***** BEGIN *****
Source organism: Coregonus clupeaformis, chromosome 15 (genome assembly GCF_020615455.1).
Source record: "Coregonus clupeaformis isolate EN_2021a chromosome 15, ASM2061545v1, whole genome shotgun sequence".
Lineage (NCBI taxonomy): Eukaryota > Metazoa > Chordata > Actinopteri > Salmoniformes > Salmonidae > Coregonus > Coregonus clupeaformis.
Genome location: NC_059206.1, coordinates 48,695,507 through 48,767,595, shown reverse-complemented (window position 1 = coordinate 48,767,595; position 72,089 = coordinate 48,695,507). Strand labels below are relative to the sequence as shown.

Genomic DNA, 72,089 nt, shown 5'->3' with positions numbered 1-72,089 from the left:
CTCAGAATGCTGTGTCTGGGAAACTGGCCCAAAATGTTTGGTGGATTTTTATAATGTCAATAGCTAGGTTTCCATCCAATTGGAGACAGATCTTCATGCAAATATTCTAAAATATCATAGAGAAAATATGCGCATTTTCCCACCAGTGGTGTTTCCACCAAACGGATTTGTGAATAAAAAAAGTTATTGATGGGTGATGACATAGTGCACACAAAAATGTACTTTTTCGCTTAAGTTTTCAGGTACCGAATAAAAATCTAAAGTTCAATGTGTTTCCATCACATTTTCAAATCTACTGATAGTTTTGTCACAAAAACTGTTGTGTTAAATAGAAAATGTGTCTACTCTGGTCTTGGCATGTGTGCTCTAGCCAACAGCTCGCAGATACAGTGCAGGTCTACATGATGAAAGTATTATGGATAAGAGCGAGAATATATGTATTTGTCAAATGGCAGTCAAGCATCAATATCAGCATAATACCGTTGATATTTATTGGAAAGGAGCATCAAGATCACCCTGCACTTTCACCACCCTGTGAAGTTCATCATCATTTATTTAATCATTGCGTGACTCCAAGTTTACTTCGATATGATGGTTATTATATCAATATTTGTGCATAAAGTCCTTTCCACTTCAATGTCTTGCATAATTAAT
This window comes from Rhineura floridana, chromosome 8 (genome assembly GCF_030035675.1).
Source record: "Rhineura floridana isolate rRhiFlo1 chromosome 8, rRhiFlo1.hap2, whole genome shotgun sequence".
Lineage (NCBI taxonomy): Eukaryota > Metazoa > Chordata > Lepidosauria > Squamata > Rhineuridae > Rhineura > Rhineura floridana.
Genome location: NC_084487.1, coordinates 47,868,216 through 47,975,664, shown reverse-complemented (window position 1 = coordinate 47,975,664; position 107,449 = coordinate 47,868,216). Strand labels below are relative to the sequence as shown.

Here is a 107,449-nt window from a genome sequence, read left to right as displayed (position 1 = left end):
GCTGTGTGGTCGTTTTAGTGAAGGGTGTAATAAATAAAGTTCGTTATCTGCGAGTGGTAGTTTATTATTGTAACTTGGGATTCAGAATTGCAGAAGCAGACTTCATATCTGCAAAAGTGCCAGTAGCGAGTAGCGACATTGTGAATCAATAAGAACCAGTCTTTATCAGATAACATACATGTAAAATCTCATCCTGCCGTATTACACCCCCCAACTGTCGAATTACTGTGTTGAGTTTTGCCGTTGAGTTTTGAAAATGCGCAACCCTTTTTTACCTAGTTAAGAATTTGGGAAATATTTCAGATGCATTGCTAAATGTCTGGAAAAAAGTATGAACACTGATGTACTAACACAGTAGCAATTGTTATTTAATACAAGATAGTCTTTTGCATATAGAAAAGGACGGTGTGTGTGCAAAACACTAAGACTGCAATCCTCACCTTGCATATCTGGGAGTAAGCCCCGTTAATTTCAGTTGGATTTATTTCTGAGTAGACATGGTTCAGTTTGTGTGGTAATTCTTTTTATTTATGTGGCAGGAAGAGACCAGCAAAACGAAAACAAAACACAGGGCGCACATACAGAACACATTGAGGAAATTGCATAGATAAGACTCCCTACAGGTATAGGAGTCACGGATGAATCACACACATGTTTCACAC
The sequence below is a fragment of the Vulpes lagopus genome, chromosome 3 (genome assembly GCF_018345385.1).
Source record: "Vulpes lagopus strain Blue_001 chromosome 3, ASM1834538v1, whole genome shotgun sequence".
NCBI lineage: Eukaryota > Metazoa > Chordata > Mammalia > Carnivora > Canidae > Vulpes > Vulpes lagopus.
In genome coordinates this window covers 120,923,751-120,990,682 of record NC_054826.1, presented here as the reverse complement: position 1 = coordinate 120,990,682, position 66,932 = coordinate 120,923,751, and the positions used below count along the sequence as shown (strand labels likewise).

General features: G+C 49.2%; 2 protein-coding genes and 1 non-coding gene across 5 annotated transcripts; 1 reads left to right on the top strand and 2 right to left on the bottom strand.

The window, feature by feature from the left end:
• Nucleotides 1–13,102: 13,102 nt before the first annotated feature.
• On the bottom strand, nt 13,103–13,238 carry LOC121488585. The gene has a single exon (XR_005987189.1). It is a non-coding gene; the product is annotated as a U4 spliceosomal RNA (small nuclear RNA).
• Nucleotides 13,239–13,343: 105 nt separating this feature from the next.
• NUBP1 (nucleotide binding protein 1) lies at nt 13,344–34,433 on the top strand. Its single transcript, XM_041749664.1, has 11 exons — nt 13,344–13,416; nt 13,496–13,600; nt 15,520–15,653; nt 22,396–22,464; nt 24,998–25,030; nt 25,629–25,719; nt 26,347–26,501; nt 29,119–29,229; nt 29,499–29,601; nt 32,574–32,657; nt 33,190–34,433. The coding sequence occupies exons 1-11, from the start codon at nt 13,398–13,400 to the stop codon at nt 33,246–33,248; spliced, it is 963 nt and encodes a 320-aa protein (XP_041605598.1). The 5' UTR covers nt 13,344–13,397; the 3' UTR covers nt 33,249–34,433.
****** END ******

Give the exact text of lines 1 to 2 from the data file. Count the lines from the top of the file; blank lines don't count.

Source organism: Coregonus clupeaformis, chromosome 15 (genome assembly GCF_020615455.1).
Source record: "Coregonus clupeaformis isolate EN_2021a chromosome 15, ASM2061545v1, whole genome shotgun sequence".